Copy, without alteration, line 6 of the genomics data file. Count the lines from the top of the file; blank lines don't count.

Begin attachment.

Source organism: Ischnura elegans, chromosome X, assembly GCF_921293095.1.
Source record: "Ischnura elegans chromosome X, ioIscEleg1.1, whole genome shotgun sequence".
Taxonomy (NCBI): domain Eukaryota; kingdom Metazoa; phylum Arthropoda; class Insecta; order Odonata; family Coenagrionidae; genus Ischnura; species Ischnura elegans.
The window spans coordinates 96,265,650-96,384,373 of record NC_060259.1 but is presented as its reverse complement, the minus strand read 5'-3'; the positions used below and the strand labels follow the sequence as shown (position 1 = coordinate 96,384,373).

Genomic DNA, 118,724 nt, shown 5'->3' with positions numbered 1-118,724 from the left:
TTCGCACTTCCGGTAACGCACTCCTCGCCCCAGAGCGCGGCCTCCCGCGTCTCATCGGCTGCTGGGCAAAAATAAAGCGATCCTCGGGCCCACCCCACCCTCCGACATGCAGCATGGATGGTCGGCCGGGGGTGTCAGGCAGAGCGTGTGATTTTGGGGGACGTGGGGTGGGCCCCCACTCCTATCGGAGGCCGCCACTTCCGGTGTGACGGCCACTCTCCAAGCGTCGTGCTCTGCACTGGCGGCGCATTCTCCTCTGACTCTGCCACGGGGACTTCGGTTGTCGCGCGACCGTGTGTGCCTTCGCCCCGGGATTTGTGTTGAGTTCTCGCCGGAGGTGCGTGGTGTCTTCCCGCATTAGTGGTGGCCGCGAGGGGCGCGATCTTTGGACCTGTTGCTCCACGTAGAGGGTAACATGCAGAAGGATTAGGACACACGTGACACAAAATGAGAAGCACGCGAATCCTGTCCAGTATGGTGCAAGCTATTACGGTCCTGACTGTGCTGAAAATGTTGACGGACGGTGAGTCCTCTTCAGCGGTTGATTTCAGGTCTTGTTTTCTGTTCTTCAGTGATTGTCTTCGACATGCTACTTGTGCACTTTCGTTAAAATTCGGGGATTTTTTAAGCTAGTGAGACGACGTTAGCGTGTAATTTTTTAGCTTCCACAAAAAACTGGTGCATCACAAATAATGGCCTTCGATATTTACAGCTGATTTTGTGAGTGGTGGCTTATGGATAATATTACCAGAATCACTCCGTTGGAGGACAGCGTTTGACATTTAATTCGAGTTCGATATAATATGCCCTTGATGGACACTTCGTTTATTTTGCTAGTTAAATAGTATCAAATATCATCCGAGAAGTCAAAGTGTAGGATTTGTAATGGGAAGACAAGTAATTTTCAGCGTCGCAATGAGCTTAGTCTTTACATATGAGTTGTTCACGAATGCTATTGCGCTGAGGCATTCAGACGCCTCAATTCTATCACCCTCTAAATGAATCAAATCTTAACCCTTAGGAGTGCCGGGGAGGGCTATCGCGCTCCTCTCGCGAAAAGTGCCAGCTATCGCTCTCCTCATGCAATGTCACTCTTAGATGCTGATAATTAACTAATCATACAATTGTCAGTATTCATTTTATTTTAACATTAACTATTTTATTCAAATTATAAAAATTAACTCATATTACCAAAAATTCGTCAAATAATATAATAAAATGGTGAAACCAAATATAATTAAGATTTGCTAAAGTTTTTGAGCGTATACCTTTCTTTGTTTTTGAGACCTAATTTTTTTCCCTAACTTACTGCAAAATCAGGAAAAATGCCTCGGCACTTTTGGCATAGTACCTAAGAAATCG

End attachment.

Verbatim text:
TTCGCACTTCCGGTAACGCACTCCTCGCCCCAGAGCGCGGCCTCCCGCGTCTCATCGGCTGCTGGGCAAAAATAAAGCGATCCTCGGGCCCACCCCACCCTCCGACATGCAGCATGGATGGTCGGCCGGGGGTGTCAGGCAGAGCGTGTGATTTTGGGGGACGTGGGGTGGGCCCCCACTCCTATCGGAGGCCGCCACTTCCGGTGTGACGGCCACTCTCCAAGCGTCGTGCTCTGCACTGGCGGCGCATTCTCCTCTGACTCTGCCACGGGGACTTCGGTTGTCGCGCGACCGTGTGTGCCTTCGCCCCGGGATTTGTGTTGAGTTCTCGCCGGAGGTGCGTGGTGTCTTCCCGCATTAGTGGTGGCCGCGAGGGGCGCGATCTTTGGACCTGTTGCTCCACGTAGAGGGTAACATGCAGAAGGATTAGGACACACGTGACACAAAATGAGAAGCACGCGAATCCTGTCCAGTATGGTGCAAGCTATTACGGTCCTGACTGTGCTGAAAATGTTGACGGACGGTGAGTCCTCTTCAGCGGTTGATTTCAGGTCTTGTTTTCTGTTCTTCAGTGATTGTCTTCGACATGCTACTTGTGCACTTTCGTTAAAATTCGGGGATTTTTTAAGCTAGTGAGACGACGTTAGCGTGTAATTTTTTAGCTTCCACAAAAAACTGGTGCATCACAAATAATGGCCTTCGATATTTACAGCTGATTTTGTGAGTGGTGGCTTATGGATAATATTACCAGAATCACTCCGTTGGAGGACAGCGTTTGACATTTAATTCGAGTTCGATATAATATGCCCTTGATGGACACTTCGTTTATTTTGCTAGTTAAATAGTATCAAATATCATCCGAGAAGTCAAAGTGTAGGATTTGTAATGGGAAGACAAGTAATTTTCAGCGTCGCAATGAGCTTAGTCTTTACATATGAGTTGTTCACGAATGCTATTGCGCTGAGGCATTCAGACGCCTCAATTCTATCACCCTCTAAATGAATCAAATCTTAACCCTTAGGAGTGCCGGGGAGGGCTATCGCGCTCCTCTCGCGAAAAGTGCCAGCTATCGCTCTCCTCATGCAATGTCACTCTTAGATGCTGATAATTAACTAATCATACAATTGTCAGTATTCATTTTATTTTAACATTAACTATTTTATTCAAATTATAAAAATTAACTCATATTACCAAAAATTCGTCAAATAATATAATAAAATGGTGAAACCAAATATAATTAAGATTTGCTAAAGTTTTTGAGCGTATACCTTTCTTTGTTTTTGAGACCTAATTTTTTTCCCTAACTTACTGCAAAATCAGGAAAAATGCCTCGGCACTTTTGGCATAGTACCTAAGAAATCG